TOCA deems the immediate annulment of clients’ timeshare agreements unjust as these would have constituted a breach of contract. “A landlord should go to Court, he cannot just change the locks,” attorney-at-law Martyn Schellekens said on behalf of TOCA.

The association is of the opinion that the timeshare agreements are, in fact, rental agreements which, as such, should be legally protected.

“Alegría has to respect the rental agreements, but illegitimately denies timeshare owners’ access to the resort,” Schellekens said. “Alegría wants to fumigate the timeshare owners and does not want to wait for the outcome of the main case,” he stated.

TOCA called upon the Court to order Alegría to grant members access to the resort, with a penalty in case of non-compliance, and with payment of damages, retroactively from November 2014.

Alegría did not defer from its position taken in a previous court procedure on the matter and is still of the opinion that it is not bound by timeshare agreements closed by Kildare or any of its subsidiaries.

“Calling timeshare agreements rental agreements a hundred times in pleadings does not make them rental agreements,” Alegría’s attorney Chris de Bres said in responding to TOCA’s position.

Timeshare agreements include the sale and use of apartments and are no rental agreements, and are, therefore, not protected by rent control, it was added.

Alegría’s legal team, which also comprised lawyer Metin Unsal, objected to TOCA members joining the procedure in class action, as they had in fact closed a wide variety of timeshare agreements.

Not only had TOCA members closed agreements with Endless Vacation, but had also purchased timeshare rights via timeshare vacation exchange network RCI. Furthermore, a number of timeshare owners had rights in Caravanserai buildings D and E, “but at this moment these buildings are not yet completed,” Unsal said.

Alegría contested TOCA’s “urgent interests” in handling this case in summary proceedings, and concluded that all claims should be rejected, with lawyer De Bres stating that fulfilling TOCA’s requirements would thwart Alegría’s plans to redevelop the resort.

In a previous injunction, filed in November 2014, the Court of First Instance ruled that TOCA had no case against Alegría, because association members had not closed timeshare agreements with Alegría or with the former resort owner, but with Endless Vacation. Efforts to come to amiable solutions all proved futile.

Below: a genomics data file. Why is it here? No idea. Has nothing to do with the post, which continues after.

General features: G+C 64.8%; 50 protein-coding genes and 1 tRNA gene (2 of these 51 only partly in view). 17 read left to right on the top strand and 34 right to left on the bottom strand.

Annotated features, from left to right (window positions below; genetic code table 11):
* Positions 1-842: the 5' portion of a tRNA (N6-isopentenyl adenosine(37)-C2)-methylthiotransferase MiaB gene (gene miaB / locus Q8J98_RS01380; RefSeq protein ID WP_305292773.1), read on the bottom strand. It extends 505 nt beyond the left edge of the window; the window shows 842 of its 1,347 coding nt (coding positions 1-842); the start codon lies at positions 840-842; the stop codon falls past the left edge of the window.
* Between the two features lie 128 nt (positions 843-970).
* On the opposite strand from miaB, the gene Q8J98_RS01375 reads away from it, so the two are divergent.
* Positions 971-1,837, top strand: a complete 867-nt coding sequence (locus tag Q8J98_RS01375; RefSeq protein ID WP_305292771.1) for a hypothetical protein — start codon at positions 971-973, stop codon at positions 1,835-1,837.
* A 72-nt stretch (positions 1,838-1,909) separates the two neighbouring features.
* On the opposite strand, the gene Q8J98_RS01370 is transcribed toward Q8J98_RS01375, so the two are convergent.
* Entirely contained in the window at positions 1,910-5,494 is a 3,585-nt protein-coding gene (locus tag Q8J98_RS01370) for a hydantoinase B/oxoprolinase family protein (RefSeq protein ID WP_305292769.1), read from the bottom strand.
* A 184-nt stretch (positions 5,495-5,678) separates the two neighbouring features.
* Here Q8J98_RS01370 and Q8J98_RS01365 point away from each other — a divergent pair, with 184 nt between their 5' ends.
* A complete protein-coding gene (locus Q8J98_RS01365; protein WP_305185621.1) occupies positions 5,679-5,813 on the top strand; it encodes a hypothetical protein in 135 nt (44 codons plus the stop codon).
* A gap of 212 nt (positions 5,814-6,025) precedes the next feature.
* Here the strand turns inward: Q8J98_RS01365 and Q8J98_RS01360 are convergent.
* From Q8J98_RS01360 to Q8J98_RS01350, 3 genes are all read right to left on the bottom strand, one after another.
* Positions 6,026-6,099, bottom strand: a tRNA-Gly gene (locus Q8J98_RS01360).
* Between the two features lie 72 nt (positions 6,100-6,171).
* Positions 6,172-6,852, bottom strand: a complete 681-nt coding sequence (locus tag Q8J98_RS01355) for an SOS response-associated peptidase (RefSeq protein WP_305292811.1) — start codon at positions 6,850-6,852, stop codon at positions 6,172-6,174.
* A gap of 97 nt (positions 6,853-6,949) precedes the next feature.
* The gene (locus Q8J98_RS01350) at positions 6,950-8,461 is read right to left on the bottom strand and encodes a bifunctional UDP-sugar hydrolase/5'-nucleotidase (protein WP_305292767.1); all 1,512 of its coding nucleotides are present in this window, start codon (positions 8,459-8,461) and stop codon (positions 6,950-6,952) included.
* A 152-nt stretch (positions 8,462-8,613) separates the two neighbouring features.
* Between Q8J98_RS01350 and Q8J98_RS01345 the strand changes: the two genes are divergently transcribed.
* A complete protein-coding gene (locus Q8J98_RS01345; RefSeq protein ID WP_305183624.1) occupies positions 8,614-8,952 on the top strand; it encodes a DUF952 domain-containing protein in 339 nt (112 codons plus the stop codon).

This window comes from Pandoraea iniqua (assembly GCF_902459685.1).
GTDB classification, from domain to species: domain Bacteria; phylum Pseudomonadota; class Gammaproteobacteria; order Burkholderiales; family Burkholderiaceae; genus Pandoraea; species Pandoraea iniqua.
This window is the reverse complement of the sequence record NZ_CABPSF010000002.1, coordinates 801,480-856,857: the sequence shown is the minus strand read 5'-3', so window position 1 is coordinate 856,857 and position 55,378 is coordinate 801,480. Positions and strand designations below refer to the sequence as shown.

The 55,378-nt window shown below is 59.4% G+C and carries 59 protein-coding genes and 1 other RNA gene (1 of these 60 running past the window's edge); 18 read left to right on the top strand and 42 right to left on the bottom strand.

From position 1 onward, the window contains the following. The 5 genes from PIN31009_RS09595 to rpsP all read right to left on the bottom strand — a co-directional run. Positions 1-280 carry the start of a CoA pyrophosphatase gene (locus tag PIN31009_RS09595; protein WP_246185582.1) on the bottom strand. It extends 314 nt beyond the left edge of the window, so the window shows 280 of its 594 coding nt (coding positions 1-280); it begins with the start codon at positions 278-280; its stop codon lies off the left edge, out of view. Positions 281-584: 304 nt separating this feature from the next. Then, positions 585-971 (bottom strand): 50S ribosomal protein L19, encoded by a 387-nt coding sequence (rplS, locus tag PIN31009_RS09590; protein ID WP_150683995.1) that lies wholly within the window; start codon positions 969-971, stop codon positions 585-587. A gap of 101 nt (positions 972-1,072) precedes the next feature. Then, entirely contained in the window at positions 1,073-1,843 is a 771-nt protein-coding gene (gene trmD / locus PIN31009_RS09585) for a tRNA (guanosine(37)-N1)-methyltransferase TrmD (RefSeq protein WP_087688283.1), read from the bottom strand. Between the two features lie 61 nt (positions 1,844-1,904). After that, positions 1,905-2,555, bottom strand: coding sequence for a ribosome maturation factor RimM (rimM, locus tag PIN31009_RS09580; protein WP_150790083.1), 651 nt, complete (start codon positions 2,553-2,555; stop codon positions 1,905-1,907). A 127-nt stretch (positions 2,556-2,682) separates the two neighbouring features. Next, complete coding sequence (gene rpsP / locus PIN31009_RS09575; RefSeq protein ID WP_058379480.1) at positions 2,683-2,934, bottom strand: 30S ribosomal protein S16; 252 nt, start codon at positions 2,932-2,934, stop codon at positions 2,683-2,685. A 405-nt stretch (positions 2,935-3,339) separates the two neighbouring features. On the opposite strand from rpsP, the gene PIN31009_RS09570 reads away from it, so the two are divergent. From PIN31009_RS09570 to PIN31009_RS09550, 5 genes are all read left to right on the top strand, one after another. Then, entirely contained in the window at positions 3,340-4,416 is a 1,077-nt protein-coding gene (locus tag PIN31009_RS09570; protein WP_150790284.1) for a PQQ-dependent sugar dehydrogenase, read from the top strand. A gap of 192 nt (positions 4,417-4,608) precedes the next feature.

Caravanserai timeshare owners have vented their fury in the local media and also in the United States, blaming Country St. Maarten for not protecting them and allowing them to be victims, as many of them have lost tens of thousands of dollars. Disappointed timeshare owners also stated they would not return to St. Maarten and would spend their vacations elsewhere. The Court will give its decision August 14.

No response yet from Harbour to Prosecutors Office inquiries

PHILIPSBURG--The Harbour has not yet responded to the inquiries from the Prosecutors Office regarding its policies and that of its closely linked companies.

Prosecutor Karola van Nie told The Daily Herald on Thursday that the office had not yet received a response from the harbour.

In a letter dated July 13, the Prosecutor’s Office requested information regarding the policies and “course of affairs” from the St. Maarten Harbour Holding NV and from its closely linked companies.

The investigation is part of civil proceedings being done by the Prosecutor’s Office looking into the affairs of the St. Maarten Ports Authority. The investigation covers a range of areas including the construction of the Simpson Bay Causeway, which was financed by the harbour.

The inquiry concerns the “corporate governance” of the Port Authority and addresses issues such as its compliance with the law, compliance with the statutes, transparency and some specific issues, including the course of affairs as it relates to the construction of the Simpson Bay Causeway bridge.

The Prosecutor’s Office had said that the proceedings were prompted by claims from the community including the Integrity Inquiry report into the functioning of government that was conducted by PriceWaterhouseCoopers (US) in 2014 and the final report “Doing the right things right,” that was produced, also in 2014, by de Commissie Integer Openbaar Bestuur.